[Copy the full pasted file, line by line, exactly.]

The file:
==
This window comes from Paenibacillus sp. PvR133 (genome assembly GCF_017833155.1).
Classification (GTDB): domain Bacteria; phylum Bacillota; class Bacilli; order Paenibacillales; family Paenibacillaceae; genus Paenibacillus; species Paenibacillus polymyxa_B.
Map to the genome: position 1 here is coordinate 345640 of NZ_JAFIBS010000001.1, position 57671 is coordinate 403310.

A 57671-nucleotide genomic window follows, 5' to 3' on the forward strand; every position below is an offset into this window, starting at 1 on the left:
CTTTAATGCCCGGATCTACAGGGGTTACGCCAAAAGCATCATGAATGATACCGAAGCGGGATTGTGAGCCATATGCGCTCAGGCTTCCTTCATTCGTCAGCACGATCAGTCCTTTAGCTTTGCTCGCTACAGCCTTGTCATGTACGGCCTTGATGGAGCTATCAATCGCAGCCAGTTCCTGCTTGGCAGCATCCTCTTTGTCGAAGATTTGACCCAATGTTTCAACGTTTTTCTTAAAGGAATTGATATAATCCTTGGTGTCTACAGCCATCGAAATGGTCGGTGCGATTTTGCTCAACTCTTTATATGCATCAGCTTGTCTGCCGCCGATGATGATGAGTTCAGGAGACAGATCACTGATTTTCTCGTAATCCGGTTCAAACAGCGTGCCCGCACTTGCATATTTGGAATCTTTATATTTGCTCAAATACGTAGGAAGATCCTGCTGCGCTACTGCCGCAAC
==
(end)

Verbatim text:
This window comes from Paenibacillus sp. PvR133 (genome assembly GCF_017833155.1).
Classification (GTDB): domain Bacteria; phylum Bacillota; class Bacilli; order Paenibacillales; family Paenibacillaceae; genus Paenibacillus; species Paenibacillus polymyxa_B.
Map to the genome: position 1 here is coordinate 345640 of NZ_JAFIBS010000001.1, position 57671 is coordinate 403310.

A 57671-nucleotide genomic window follows, 5' to 3' on the forward strand; every position below is an offset into this window, starting at 1 on the left:
CTTTAATGCCCGGATCTACAGGGGTTACGCCAAAAGCATCATGAATGATACCGAAGCGGGATTGTGAGCCATATGCGCTCAGGCTTCCTTCATTCGTCAGCACGATCAGTCCTTTAGCTTTGCTCGCTACAGCCTTGTCATGTACGGCCTTGATGGAGCTATCAATCGCAGCCAGTTCCTGCTTGGCAGCATCCTCTTTGTCGAAGATTTGACCCAATGTTTCAACGTTTTTCTTAAAGGAATTGATATAATCCTTGGTGTCTACAGCCATCGAAATGGTCGGTGCGATTTTGCTCAACTCTTTATATGCATCAGCTTGTCTGCCGCCGATGATGATGAGTTCAGGAGACAGATCACTGATTTTCTCGTAATCCGGTTCAAACAGCGTGCCCGCACTTGCATATTTGGAATCTTTATATTTGCTCAAATACGTAGGAAGATCCTGCTGCGCTACTGCCGCAAC